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German parliament rejects ban on Hezbollah

German Chancellor Angela Merkel answers questions during a session at the German Parliament, the Bundestag, in Berlin, Germany on March 21, 2019. ( Abdülhamid Hoşbaş - Anadolu Agency )

The German Bundestag (parliament) yesterday rejected a bill seeking to extend limits on the operations of Hezbollah in Germany.

The anti-Hezbollah bill was put forward by the far right party Alternative for Germany (AfD) but voted down by five others – including the Christian Social Union, the Social Democratic Party, the Left, the Greens, Free Democrats and Angela Merkel’s Christian Democratic Union (CDU).

The bill sought to limit the political wing’s ability to raise funds through charity operations, according to a report from RT.  

Hezbollah’s military wing was outlawed by Germany in 2013. 

A number of MPs spoke out against the anti-Hezbollah bill, including the Left Party that has criticised Israel’s poor human rights record and advocated various types of resistance against the Jewish state in the past.

Other groups thought it more appropriate to deal with the classification of Hezbollah through the EU.

“If we really want to outlaw the group, then a decision in that regard should be taken at the European level,” said CDU’s Roderich Kiesewetter.

READ: US mediation between Lebanon and Israel revolves around Israel’s best interests 

AfD controls one-eighth of Germany’s Bundestag. In 2016, it called for the ban of burqas and mosque minarets with its manifesto adding that “Islam is not a part of Germany.”

“Hezbollah must be banned in Germany,” said AfD deputy Beatrix von Storch before the voting of the bill yesterday. She called the group a “terrorist organisation” which is set on the “destruction of Israel.”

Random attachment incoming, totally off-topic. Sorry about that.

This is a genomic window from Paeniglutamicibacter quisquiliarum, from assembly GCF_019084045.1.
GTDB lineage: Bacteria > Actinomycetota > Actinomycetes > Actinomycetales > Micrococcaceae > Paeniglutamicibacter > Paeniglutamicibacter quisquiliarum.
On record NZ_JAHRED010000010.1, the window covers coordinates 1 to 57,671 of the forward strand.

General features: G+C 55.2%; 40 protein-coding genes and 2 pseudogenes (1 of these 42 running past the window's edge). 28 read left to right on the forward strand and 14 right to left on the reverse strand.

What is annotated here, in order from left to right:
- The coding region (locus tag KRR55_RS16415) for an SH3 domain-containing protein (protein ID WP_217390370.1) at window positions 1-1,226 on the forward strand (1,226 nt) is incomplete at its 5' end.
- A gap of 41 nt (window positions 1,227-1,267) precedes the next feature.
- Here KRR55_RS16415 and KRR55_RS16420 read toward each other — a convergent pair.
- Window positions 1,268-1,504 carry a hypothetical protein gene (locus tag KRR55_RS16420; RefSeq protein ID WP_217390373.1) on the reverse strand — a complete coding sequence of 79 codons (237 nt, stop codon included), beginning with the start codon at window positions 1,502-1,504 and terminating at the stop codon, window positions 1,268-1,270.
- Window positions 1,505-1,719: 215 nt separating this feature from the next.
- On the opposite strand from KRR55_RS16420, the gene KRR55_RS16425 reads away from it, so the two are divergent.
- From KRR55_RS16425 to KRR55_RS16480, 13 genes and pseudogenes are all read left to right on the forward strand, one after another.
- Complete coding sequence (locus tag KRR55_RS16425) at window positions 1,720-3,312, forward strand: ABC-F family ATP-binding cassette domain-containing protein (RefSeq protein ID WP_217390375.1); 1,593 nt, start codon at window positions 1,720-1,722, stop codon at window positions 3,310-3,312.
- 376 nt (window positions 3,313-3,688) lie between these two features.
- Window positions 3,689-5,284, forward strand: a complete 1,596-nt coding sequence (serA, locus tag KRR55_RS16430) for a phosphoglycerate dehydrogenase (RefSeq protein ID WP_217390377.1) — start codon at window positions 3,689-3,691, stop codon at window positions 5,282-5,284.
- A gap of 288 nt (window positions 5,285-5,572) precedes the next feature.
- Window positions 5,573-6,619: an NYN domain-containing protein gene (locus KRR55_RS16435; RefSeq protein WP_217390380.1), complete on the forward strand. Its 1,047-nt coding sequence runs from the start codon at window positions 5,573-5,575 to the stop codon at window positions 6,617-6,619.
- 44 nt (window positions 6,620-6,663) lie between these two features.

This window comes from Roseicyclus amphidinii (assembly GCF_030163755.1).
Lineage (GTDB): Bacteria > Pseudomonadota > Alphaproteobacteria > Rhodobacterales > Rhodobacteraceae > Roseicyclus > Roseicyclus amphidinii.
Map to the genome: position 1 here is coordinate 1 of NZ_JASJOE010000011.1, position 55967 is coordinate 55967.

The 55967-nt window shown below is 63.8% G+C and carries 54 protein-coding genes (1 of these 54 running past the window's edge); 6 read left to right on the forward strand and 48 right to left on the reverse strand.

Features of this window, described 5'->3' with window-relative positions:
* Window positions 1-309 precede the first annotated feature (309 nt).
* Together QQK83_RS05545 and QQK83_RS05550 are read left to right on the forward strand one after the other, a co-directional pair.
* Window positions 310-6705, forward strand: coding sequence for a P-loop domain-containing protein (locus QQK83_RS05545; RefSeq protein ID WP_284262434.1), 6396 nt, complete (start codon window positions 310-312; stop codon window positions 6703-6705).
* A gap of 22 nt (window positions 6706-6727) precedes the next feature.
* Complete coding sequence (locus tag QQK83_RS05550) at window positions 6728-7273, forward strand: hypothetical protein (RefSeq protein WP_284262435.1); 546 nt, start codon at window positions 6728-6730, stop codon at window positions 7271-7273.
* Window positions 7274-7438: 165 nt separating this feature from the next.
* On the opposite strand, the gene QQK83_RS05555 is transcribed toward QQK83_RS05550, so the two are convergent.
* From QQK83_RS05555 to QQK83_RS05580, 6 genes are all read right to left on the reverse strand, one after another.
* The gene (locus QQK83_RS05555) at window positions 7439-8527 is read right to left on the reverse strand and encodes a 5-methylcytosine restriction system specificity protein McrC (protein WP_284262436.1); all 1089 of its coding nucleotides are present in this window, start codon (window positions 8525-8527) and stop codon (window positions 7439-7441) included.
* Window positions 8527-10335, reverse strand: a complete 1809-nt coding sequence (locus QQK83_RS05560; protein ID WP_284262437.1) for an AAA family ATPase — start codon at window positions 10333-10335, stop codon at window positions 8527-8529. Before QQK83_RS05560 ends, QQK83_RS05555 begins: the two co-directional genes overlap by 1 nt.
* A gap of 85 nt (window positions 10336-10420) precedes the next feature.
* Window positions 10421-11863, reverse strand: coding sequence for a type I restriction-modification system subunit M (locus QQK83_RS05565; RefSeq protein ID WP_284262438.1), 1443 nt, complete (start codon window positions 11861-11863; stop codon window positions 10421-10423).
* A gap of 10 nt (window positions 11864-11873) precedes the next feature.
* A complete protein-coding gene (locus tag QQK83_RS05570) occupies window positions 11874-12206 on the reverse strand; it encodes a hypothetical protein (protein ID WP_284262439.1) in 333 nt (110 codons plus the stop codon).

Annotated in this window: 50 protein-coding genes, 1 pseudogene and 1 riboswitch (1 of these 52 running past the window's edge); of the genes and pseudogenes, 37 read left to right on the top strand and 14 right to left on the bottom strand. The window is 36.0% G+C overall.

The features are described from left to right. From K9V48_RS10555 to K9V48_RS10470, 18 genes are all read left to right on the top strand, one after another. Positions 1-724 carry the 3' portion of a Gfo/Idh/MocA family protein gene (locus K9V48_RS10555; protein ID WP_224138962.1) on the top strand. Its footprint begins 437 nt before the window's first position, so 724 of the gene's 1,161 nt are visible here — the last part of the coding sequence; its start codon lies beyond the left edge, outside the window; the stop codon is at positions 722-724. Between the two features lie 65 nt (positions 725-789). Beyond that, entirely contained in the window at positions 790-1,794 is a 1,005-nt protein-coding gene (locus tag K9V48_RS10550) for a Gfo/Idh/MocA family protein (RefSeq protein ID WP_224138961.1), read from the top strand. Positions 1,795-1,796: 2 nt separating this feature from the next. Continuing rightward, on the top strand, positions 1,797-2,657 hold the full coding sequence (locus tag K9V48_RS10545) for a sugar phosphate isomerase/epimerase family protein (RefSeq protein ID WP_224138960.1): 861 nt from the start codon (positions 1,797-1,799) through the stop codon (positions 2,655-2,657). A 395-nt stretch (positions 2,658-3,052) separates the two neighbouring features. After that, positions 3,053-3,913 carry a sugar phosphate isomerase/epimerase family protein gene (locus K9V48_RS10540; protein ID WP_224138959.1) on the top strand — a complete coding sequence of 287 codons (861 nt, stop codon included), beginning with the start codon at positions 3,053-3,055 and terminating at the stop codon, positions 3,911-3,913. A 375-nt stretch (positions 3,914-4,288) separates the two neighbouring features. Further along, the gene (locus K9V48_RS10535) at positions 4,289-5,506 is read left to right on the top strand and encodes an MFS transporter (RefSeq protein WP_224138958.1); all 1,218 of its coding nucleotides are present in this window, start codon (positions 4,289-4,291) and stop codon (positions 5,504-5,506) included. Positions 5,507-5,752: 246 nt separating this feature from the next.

Though Germany maintains that Hezbollah’s political and military wings are separate, a number of other countries – including the US, Canada and the Netherlands – have banned the group in its entirety.

In February this year, the UK became only the second EU country to follow suit.

Foreign Secretary Jeremy Hunt said at the time that the UK was no longer able to distinguish between the political and military factions of Hezbollah.

“The government is sending a clear signal that its destabilising activities in the region are totally unacceptable and detrimental to the UK’s national security,” he added.

Hezbollah is a Shia Islamist political party, modelling itself on the revolutionary ideals of the Islamic Republic of Iran. It holds significant political power in the Lebanese parliament with its members holding 12 seats of 128.

Owing to the Lebanese religiously representative government, it has also taken control of some of the country’s institutions, including the Ministry of Health.

Its military wing stands accused by the US and the EU of destabilising the region through its activities, including the support of Syrian President Bashar Al-Assad during the Syrian conflict.

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